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In its ancient Gaelic form, the Irish name Gallinagh was written O Cathasaigh, from the word "cathasach," which means watchful.

Early Origins of the Gallinagh family


The surname Gallinagh was first found in the counties of Fermanagh, Mayo, Dublin, Limerick, Cork and Roscommon. In early times, there were six unrelated septs of O Cathasaigh; the two most important were the erenagh (church steward) families of Devenish in the county of Fermanagh and the Lords of the Suaithni, in the present-day barony of Balrothery West, in County Dublin. The name has since become widely scattered. Although it remains common in County Dublin, it is now most prevalent in the southwest of Munster, with a smaller but still sizable population in north Connacht. This corresponds with the locations of the other four septs, which were found at Liscannon near Bruff in the County Limerick; near Mitchelstown in County Cork; in Clondara in County Roscommon; and in Tirawley in County Mayo, where two Casey septs were located. The Caseys of Mayo and Roscommon, like those in Fermanagh, were also notable as erenaghs. Archaeological remains indicate that Caseys were also once found near Waterford. Furthermore, a sept of MacCasey was once located at Oriel and was common in County Monaghan. However, this sept is nearly extinct today. Due to the widespread dropping of Irish prefixes under British rule and their often-erroneous resumption in the 20th century, many MacCaseys are incorrectly thought to be O'Caseys.

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Early History of the Gallinagh family

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Early History of the Gallinagh family


This web page shows only a small excerpt of our Gallinagh research.
Another 225 words (16 lines of text) covering the years 1172, 1381, 1787, 1862, 1846 and 1870 are included under the topic Early Gallinagh History in all our PDF Extended History products and printed products wherever possible.

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Gallinagh Spelling Variations

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Gallinagh Spelling Variations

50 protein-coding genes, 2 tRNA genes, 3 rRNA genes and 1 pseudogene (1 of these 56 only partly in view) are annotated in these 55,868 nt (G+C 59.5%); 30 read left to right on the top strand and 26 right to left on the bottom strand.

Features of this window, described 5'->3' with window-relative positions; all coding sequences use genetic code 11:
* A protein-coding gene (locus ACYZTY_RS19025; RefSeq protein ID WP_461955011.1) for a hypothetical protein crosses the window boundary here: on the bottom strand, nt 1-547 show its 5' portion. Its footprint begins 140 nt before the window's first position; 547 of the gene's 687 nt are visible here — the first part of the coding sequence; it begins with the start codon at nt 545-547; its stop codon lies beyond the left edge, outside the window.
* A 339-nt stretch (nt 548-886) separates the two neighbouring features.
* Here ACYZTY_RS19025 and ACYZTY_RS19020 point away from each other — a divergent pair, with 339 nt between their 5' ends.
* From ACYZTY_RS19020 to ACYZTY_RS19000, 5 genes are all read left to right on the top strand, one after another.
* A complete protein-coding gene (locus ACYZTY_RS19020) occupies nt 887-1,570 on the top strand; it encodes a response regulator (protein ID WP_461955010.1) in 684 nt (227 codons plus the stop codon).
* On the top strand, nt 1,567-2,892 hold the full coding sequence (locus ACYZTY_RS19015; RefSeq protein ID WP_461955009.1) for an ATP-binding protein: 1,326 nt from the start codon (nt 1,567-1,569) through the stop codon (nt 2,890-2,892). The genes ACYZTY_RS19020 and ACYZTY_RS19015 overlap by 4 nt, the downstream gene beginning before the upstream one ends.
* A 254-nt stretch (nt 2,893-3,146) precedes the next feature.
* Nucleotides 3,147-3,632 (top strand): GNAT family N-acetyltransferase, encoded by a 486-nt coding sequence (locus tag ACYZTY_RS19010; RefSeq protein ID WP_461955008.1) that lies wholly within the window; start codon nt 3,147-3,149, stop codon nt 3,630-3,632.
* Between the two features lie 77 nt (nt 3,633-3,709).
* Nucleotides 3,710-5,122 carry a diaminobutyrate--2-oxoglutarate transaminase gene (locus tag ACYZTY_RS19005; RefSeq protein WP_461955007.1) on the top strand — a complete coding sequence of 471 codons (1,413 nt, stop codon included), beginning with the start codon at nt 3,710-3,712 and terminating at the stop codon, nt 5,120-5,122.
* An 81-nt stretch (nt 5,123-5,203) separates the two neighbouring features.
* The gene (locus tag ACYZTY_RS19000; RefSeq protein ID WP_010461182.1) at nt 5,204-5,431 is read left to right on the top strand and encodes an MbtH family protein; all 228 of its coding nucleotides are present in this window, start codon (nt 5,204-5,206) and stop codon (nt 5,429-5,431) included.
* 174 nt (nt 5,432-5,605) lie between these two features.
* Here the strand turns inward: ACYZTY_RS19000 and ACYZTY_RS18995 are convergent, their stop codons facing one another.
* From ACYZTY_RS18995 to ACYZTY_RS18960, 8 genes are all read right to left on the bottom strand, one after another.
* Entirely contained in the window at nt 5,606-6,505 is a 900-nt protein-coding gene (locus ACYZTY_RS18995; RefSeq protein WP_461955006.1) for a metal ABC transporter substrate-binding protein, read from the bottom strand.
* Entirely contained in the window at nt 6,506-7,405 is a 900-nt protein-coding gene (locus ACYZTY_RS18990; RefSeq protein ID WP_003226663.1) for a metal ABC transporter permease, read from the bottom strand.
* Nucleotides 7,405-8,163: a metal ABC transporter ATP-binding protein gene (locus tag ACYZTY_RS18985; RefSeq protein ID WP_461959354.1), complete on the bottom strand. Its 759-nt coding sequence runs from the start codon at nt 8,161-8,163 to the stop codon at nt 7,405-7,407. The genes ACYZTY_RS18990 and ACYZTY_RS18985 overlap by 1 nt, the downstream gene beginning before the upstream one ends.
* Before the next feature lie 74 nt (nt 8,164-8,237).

Many variations of the name Gallinagh were found in archives from the Middle Ages. Names during the Middle Ages were typically recorded as they sounded and in many cases, one's surname spelling changed with each record.The spelling and language in which the people's names were recorded was often up to the individual scribe. Variations of the name Gallinagh found include Casey, MacCasey, O'Casey and others.

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Early Notables of the Gallinagh family (pre 1700)

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Early Notables of the Gallinagh family (pre 1700)


Another 39 words (3 lines of text) are included under the topic Early Gallinagh Notables in all our PDF Extended History products and printed products wherever possible.

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Migration of the Gallinagh family to the New World and Oceana

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Migration of the Gallinagh family to the New World and Oceana


Irish families fled the English-colonized Ireland in record numbers during the 19th century for North America. Many of those destitute families died from disease during, and even shortly after, the long journey. Although those that immigrated before the Great Potato Famine of the 1840s often were granted a tract of land, those that arrived later were generally accommodated in urban centers or in work camps. Those in the urban centers would labor in the manufacturing sector, whereas those in work camps would to build critical infrastructures such as bridges, canals, roads, and railways. Regardless of when these Irish immigrants came to North America, they were critical for the rapid development of the young nations of the United States and Canada. Early immigration and passenger lists have recorded many early immigrants bearing the name of Gallinagh: Elizabeth Casey who arrived in Maryland in 1725; as well as Andrew, Cornelius, Daniel, David, Edward, James, John, Mary, Michael, Patrick, Richard, Thomas and William Casey, who all arrived in Philadelphia between 1840 and 1865..

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Contemporary Notables of the name Gallinagh (post 1700)

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Contemporary Notables of the name Gallinagh (post 1700)


  • Andrew Anthony R. "Andy" Gallinagh (b. 1985), English footballer who plays for Bath City (2013-)

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The Gallinagh Motto

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The Gallinagh Motto


The motto was originally a war cry or slogan. Mottoes first began to be shown with arms in the 14th and 15th centuries, but were not in general use until the 17th century. Thus the oldest coats of arms generally do not include a motto. Mottoes seldom form part of the grant of arms: Under most heraldic authorities, a motto is an optional component of the coat of arms, and can be added to or changed at will; many families have chosen not to display a motto.

Motto: Per varios casus
Motto Translation: By various fortunes.


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Gallinagh Family Crest Products

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Gallinagh Family Crest Products



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